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Paddling

Two groups of kids canoeing on a lake
paddling

New York State has more than 7,500 lakes, ponds and reservoirs and more than 70,000 miles of rivers and streams. Paddling on these water bodies can take the form of canoes, kayaks, and rafts. Many lakes, ponds and rivers in the Adirondacks and Catskills provide paddling opportunities without motorized boating.

Paddling is a great way to enjoy the outdoors, view the forests and mountains and watch wildlife on the water and along the shore. Whether it's a leisurely flat water paddle on a pond or lake or an exciting whitewater paddle on a raging river, there is a range of paddling opportunities in New York State to meet the desires of all paddlers.

Information on paddling safety, rules, and etiquette

Where to Go

Here is a sample of areas with paddling opportunities. To explore other DEC lands across the state, visit our places to go page.

Flat Water Paddling

Many DEC Campgrounds are situated on bodies of water and provide access for paddlers. Most campgrounds also offer canoe, rowboat, and/or kayak rentals.

St. Regis Canoe Area - It is the only designated Canoe Area in New York State, the number and proximity of lakes and ponds make possible a remote and unconfined type of water-oriented recreation in an essentially wilderness setting.

Essex Chain Lakes - The Essex Chain Lakes Complex contains 18 waterbodies totaling 785 acres that range in size from 3-acre Chub Pond to 216-acre Third Lake. Ten miles of the Hudson River on the eastern boundary and four miles of the Cedar River in the southern section make this is a paddler's paradise.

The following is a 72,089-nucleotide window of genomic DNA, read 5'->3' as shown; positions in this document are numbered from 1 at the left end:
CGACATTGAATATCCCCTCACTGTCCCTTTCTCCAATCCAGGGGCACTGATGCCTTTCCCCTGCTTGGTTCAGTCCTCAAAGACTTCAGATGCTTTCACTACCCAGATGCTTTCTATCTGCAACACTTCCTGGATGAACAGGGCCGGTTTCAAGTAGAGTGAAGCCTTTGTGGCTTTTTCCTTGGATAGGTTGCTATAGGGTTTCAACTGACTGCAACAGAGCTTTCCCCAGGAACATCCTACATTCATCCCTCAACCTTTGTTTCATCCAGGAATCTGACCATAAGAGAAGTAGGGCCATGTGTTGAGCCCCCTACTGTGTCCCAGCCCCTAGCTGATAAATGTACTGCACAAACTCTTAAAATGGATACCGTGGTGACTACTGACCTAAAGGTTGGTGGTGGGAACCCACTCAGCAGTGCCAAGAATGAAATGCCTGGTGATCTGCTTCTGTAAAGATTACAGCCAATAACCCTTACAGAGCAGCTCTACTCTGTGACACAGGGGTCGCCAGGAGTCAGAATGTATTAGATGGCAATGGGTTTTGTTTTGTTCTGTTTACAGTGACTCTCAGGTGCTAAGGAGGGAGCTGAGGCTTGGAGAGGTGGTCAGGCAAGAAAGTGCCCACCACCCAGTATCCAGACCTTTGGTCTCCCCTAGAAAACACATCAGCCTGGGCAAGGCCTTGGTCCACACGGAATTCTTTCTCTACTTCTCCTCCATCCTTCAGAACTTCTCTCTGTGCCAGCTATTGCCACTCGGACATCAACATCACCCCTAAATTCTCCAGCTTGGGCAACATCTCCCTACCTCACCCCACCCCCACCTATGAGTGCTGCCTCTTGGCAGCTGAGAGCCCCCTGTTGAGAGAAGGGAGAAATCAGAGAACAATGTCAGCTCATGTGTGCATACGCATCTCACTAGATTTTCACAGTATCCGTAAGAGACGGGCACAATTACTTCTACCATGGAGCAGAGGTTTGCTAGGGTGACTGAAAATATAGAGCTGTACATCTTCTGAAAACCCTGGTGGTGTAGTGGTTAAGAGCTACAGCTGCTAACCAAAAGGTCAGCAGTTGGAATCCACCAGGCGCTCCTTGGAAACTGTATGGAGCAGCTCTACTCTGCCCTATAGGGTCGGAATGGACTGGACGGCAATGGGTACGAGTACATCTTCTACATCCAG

Tivoli Bays - The site includes two large coves on the east shore of the Hudson River including Tivoli North Bay, a large intertidal marsh and Tivoli South Bay, a large, shallow cove with mudflats exposed at low tide.

group on canoers paddling on calm water the adirondacks

Saranac Lakes Wild Forest - This area features countless paddling opportunities with 144 water bodies ranging from small ponds entirely owned by the State to large lakes with a mix of State Land and private lands.

Extended Backcountry Trips

Northern Forest Canoe Trail (leaves DEC website)- This is a 740-mile (1,190 km) marked canoeing trail in the northeastern United States and Canada, extending from Old Forge in the Adirondacks of New York to Fort Kent, Maine.

White Water

Zoar Valley Multiple Use Area - This area is known for spectacular scenery created by a deep gorge, sheer cliffs, flowing waterfalls, and dense forests. The rapids in the gorge normally range from Class 2 through Class 4, depending on water level.

Hudson Gorge Wilderness - Whether you are a hardcore thrill seeker or have a family, rafting through the Hudson Gorge is one of the most thrilling experiences on an Adirondack water.

Letchworth State Park (leaves DEC website) - This park features the Genesee River flowing through a meandering 550-foot deep river gorge lined with slate cliffs. The rapids in the gorge normally range from Class 2 through Class 3, depending on water level.

Water Releases for Esopus Creek Recreational Events - DEC facilitates the recreational use of Esopus Creek by directing New York City to make increased diversions into the creek for whitewater events on up to four weekends per year. Historically, the Department has received requests from a consortium of recreational groups that hold these events including American Whitewater, the Kayak and Canoe Club of New York, the Appalachian Mountain Club, and the American Canoe Association. These groups coordinate scheduling with other planned boating events throughout the region.